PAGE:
- Associated Press - Sunday, February 9, 2014

CHEYENNE, Wyo. (AP) - Leaders of both houses in the Wyoming Legislature say they expect to start work introducing bills immediately after Gov. Matt Mead presents his State of the State address Monday.

House Speaker Tom Lubnau, R-Gillette, said Friday he expects this will be a “journeyman” legislative session, concentrating mainly on drafting a state budget for the coming two years.

Gov. Matt Mead has proposed a $3.3 billion general funds budget proposal for the two-year funding cycle that begins July 1.

The Legislature’s Joint Appropriations Committee generally has endorsed Mead’s recommendations to give most state employees pay raises while putting up $175 million for counties and local governments. The committee met for several weeks in December and January on budget issues.

“I’m really proud of all the work that the Appropriations Committee did with the governor’s budget,” Lubnau said. “I think the governor put forth a very reasonable, responsible budget. I think the Appropriations Committee made that a better budget. I expect some differences between the House and Senate on how we approach things, and a fairly rigorous conference process.”

Both Lubnau and Senate President Tony Ross, R-Cheyenne, say they intend to start bill introductions Monday soon after Mead’s address. The session is set to run for four weeks and this Friday is the deadline for bill introductions.

Ross said he wants the Legislature this session to consider and approve plans for renovation of the state Capitol. The building, which is nearly 130 years old, has inadequate fire protection, faulty wiring and is in need of a massive overhaul.

Ross said plans have been drawn up that call for renovating the Capitol together with improvements to the neighboring Herschler Building. He said plans call for increasing meeting space in the underground walkway between the two buildings.

The total cost of the renovation will be nearly $260 million, Ross said. He said plans call for getting state workers out of the Capitol after the 2015 legislative session and getting them back in after the work is completed after the 2017 session.

Lubnau said it’s past time for the Legislature to act on the Capitol renovation. “We’re getting to the stage with the Capitol building where given its condition and the infrastructure in the building, it’s no longer a want - it’s a need,” he said. “This building is a national treasure, and it would be a shame, if because of faulty wiring, if we lost this structure.”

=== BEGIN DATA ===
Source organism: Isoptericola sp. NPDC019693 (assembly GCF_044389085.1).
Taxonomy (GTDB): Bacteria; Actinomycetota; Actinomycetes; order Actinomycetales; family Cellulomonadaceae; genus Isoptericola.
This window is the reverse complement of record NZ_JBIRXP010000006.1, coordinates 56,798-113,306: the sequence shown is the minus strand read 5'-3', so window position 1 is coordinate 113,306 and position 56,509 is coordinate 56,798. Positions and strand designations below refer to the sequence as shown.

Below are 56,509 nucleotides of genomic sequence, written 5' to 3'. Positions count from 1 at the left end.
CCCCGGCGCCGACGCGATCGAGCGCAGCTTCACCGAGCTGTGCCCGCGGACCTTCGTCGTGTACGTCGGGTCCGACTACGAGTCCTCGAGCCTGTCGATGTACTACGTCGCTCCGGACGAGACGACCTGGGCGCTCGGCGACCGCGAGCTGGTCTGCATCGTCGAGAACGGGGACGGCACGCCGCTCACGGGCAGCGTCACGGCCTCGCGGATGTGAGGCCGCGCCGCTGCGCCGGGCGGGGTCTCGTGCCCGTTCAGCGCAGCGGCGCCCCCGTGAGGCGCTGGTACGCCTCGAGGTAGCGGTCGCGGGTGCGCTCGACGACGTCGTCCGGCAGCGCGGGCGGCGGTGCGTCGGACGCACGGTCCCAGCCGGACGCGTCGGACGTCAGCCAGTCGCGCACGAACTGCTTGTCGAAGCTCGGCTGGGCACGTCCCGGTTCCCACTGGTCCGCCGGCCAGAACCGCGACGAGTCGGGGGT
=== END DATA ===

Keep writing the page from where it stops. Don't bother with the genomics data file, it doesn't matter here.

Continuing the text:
Following Mead’s speech Monday, the House will observe a moment of silence for Rep. Sue Wallis, R-Recluse, who died in late January, Lubnau said. He said he expects her replacement will be seated in the House on Tuesday after the Campbell County Commission makes their selection from a field of candidates.

In addition to dealing with the budget, lawmakers this session will address other contentious issues.

The Legislature’s Management Council on Friday endorsed drafting a bill to create a legislative committee that could come up with legislation to hold a special legislative session later this year to deal with fallout from the state Supreme Court’s decision in the superintendent of public instruction case.

The state Supreme Court ruled 3-2 last month that a law enacted last year that took away many of the superintendent’s duties was unconstitutional. The court said the Legislature went too far, but it also acknowledged that lawmakers have the power to change the superintendent’s duties.

The Legislature also will consider a bill proposed by the Joint Judiciary Committee to change the way the state deals with involuntary commitment proceedings. The proceedings generally deal with people whom authorities believe pose a threat to themselves or others.

The Legislature’s Joint Labor, Health and Social Services Committee endorsed two bills that call for different approaches to expanding the Medicaid system in the state.

Mead, in his proposed budget, recommended against accepting federal money to expand the system under the federal Affordable Care Act, saying he doesn’t trust federal promises to continue to pay costs associated with extending coverage to more than 17,000 adults in the state. The Legislature last year voted against accepting federal money for the expansion.


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